Rebuilding more equitable public transit service
Public transit is in crisis, but this moment is an opportunity to rebuild our transit networks to address historic inequities in our transportation infrastructure. When transit ridership dropped significantly across the United States in March, the remaining ridership revealed exact when and where our most dependent riders need to travel. As expected there was significant overlap with the communities of color most impacted by COVID. The uprising for racial justice in the summer of 2020 makes it more imperative that the recovery address past injustices.
Right now public transit agencies in the US are addressing decreased capacity due to social distancing, decrease revenue, and the elevated need to provide access for essential workers. Even with additional federal financial intervention, most agencies will have to make some service cuts and potentially face long term revenue shortfalls. How those cuts are done and how service is restored as riders return will be critical to the equity of public transit and US cities.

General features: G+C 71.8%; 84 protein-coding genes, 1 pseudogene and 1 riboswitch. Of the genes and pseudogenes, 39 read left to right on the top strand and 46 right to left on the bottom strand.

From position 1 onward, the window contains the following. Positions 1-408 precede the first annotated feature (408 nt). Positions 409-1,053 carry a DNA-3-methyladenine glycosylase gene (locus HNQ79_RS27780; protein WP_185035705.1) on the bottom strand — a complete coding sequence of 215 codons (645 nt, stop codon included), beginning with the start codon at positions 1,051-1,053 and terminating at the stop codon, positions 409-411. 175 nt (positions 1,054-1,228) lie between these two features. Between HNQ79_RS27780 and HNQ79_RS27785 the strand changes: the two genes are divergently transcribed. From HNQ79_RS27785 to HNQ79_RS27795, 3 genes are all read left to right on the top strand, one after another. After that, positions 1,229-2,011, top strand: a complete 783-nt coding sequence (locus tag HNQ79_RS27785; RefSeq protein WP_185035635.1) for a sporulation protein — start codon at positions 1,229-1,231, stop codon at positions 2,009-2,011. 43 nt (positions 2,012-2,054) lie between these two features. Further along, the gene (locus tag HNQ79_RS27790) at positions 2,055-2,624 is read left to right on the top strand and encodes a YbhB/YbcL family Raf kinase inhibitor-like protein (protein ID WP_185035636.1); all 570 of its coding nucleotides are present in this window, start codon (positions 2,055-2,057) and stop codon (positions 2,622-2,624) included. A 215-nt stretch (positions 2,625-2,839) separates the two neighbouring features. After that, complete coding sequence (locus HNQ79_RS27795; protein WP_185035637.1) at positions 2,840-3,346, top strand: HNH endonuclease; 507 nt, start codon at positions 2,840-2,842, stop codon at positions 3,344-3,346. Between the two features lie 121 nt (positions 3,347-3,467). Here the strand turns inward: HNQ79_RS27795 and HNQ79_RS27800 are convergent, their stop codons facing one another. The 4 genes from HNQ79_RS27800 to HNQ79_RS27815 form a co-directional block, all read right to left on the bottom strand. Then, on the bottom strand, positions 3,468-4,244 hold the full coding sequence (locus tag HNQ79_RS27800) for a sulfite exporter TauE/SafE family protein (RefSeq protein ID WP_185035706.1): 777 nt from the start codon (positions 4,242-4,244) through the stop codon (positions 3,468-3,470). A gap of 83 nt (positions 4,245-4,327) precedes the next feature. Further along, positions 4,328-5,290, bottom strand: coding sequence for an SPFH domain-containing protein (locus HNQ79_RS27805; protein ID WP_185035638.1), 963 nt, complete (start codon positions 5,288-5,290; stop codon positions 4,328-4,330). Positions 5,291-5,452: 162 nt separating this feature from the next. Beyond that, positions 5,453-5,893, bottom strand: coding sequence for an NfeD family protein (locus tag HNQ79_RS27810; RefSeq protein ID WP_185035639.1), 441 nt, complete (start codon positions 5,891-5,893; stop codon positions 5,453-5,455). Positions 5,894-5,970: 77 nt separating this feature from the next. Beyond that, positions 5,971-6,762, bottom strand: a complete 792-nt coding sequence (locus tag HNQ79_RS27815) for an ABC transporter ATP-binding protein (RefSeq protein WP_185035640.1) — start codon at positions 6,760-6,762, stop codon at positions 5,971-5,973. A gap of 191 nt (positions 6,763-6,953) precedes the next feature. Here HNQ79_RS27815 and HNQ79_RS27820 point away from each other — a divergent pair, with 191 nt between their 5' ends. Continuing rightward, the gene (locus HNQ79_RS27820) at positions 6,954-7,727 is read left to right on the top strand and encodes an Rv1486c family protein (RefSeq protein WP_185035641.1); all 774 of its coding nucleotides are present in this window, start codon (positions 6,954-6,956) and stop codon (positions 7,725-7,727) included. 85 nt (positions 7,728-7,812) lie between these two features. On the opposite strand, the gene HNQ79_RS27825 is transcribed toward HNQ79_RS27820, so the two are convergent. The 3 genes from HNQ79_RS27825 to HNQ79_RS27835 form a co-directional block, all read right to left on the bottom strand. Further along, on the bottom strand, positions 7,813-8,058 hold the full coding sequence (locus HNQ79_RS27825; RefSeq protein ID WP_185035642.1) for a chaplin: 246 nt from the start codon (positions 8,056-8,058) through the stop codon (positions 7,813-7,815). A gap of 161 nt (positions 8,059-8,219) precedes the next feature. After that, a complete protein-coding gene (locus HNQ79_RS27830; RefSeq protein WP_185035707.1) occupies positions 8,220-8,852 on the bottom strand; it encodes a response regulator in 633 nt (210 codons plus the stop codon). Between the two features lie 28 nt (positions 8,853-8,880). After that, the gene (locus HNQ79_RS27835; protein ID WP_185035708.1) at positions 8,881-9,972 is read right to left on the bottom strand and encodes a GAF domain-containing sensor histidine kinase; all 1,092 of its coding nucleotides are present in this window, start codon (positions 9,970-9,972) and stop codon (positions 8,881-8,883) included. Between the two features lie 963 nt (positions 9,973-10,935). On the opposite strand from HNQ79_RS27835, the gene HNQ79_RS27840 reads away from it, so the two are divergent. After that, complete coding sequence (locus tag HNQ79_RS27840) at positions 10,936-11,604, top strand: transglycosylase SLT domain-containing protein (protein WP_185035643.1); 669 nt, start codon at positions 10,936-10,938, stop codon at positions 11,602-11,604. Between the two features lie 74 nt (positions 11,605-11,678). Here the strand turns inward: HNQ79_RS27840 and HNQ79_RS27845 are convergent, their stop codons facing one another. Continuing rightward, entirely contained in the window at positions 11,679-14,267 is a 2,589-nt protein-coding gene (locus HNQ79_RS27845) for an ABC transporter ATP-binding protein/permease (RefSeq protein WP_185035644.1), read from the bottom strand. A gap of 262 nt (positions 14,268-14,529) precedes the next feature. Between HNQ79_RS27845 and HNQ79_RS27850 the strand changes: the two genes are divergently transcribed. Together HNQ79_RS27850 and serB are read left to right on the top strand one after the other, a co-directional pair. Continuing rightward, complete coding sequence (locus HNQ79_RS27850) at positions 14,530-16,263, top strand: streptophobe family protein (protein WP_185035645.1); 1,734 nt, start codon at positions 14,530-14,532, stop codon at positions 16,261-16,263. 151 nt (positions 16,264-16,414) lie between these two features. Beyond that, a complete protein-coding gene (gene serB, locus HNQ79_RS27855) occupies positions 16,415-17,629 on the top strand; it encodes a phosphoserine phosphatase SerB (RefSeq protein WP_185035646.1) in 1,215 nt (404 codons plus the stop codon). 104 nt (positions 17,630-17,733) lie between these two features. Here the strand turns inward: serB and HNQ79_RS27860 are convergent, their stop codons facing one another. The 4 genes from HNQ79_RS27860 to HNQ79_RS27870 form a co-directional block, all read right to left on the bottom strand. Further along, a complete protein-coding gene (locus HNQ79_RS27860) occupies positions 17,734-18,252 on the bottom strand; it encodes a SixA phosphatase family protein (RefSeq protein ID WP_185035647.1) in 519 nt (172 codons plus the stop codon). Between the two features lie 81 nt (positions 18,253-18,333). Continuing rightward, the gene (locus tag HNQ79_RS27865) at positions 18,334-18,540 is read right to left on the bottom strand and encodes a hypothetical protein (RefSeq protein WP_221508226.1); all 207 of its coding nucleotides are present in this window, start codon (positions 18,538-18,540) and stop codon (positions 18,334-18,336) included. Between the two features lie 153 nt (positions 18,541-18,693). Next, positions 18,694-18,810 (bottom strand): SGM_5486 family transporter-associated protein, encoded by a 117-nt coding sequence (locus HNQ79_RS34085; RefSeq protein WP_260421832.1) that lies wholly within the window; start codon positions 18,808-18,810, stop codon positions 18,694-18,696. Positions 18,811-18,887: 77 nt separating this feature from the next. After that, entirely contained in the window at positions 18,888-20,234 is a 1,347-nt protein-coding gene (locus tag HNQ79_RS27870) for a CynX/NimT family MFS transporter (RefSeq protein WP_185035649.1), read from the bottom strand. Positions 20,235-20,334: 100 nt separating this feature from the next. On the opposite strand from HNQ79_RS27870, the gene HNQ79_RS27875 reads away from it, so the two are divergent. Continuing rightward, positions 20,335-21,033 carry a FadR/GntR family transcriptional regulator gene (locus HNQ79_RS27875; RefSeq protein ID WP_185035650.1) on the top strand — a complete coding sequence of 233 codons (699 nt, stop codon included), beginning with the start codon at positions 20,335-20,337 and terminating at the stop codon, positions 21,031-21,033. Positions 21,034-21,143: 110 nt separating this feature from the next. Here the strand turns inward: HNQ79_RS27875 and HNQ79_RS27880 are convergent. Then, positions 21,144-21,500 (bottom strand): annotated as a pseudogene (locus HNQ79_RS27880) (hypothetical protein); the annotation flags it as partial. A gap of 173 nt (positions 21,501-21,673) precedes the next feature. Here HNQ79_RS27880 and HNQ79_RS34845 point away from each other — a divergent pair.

COVID could have long-lasting impacts on travel patterns. Higher rates of telework could reduce peak trips. We need changes in how transit service is designed and delivered with a focus on serving all trips, not just peak work trips. Full-time transit riders, especially service workers, need service at different times of day, on the weekends, and to different locations. This makes all day frequency, especially on bus, more important as telework potentially reshapes white collar commuting patterns.
This is a moment with potential for large structural change. Given the scale of the crisis, we have the chance to fix the foundation of public transit networks and to be better equipped to respond to whatever travel pattern changes COVID might bring and to encourage a return to transit. But this will require agencies and traditional transportation advocates to change their usual responses. The conversation shouldn’t be about whether or not to cut service, instead it should focus on how to best serve the needs of the moment and the future. Some service might need to be scaled back due to lack of demand and in order to increase resources elsewhere in the network.